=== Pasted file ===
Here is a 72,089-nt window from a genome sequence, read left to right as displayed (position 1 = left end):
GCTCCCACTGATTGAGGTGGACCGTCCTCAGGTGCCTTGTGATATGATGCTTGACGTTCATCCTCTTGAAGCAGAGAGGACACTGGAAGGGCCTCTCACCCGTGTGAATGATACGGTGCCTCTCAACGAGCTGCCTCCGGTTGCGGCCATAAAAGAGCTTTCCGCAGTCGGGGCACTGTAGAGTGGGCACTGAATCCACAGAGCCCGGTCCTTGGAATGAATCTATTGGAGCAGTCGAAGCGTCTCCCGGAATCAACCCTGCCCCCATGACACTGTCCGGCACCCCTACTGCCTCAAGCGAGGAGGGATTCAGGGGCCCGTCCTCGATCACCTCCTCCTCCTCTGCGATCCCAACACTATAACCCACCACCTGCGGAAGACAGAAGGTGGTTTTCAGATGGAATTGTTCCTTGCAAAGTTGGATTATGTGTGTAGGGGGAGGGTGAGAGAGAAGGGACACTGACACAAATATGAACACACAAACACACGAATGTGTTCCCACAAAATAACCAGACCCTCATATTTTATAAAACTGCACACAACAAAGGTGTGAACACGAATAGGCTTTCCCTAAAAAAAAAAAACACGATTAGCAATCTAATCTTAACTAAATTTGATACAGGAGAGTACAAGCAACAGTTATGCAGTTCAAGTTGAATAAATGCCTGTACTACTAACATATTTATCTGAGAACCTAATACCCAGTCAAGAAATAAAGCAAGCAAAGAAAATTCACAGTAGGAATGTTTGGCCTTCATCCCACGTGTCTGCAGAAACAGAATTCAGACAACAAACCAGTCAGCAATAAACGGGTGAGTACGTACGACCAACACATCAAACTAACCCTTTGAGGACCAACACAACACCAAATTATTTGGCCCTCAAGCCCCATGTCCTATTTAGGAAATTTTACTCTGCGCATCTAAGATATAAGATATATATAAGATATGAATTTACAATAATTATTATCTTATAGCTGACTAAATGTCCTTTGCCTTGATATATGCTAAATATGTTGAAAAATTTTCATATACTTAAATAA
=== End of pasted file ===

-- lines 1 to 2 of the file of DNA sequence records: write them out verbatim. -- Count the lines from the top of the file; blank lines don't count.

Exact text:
Here is a 72,089-nt window from a genome sequence, read left to right as displayed (position 1 = left end):
GCTCCCACTGATTGAGGTGGACCGTCCTCAGGTGCCTTGTGATATGATGCTTGACGTTCATCCTCTTGAAGCAGAGAGGACACTGGAAGGGCCTCTCACCCGTGTGAATGATACGGTGCCTCTCAACGAGCTGCCTCCGGTTGCGGCCATAAAAGAGCTTTCCGCAGTCGGGGCACTGTAGAGTGGGCACTGAATCCACAGAGCCCGGTCCTTGGAATGAATCTATTGGAGCAGTCGAAGCGTCTCCCGGAATCAACCCTGCCCCCATGACACTGTCCGGCACCCCTACTGCCTCAAGCGAGGAGGGATTCAGGGGCCCGTCCTCGATCACCTCCTCCTCCTCTGCGATCCCAACACTATAACCCACCACCTGCGGAAGACAGAAGGTGGTTTTCAGATGGAATTGTTCCTTGCAAAGTTGGATTATGTGTGTAGGGGGAGGGTGAGAGAGAAGGGACACTGACACAAATATGAACACACAAACACACGAATGTGTTCCCACAAAATAACCAGACCCTCATATTTTATAAAACTGCACACAACAAAGGTGTGAACACGAATAGGCTTTCCCTAAAAAAAAAAAACACGATTAGCAATCTAATCTTAACTAAATTTGATACAGGAGAGTACAAGCAACAGTTATGCAGTTCAAGTTGAATAAATGCCTGTACTACTAACATATTTATCTGAGAACCTAATACCCAGTCAAGAAATAAAGCAAGCAAAGAAAATTCACAGTAGGAATGTTTGGCCTTCATCCCACGTGTCTGCAGAAACAGAATTCAGACAACAAACCAGTCAGCAATAAACGGGTGAGTACGTACGACCAACACATCAAACTAACCCTTTGAGGACCAACACAACACCAAATTATTTGGCCCTCAAGCCCCATGTCCTATTTAGGAAATTTTACTCTGCGCATCTAAGATATAAGATATATATAAGATATGAATTTACAATAATTATTATCTTATAGCTGACTAAATGTCCTTTGCCTTGATATATGCTAAATATGTTGAAAAATTTTCATATACTTAAATAA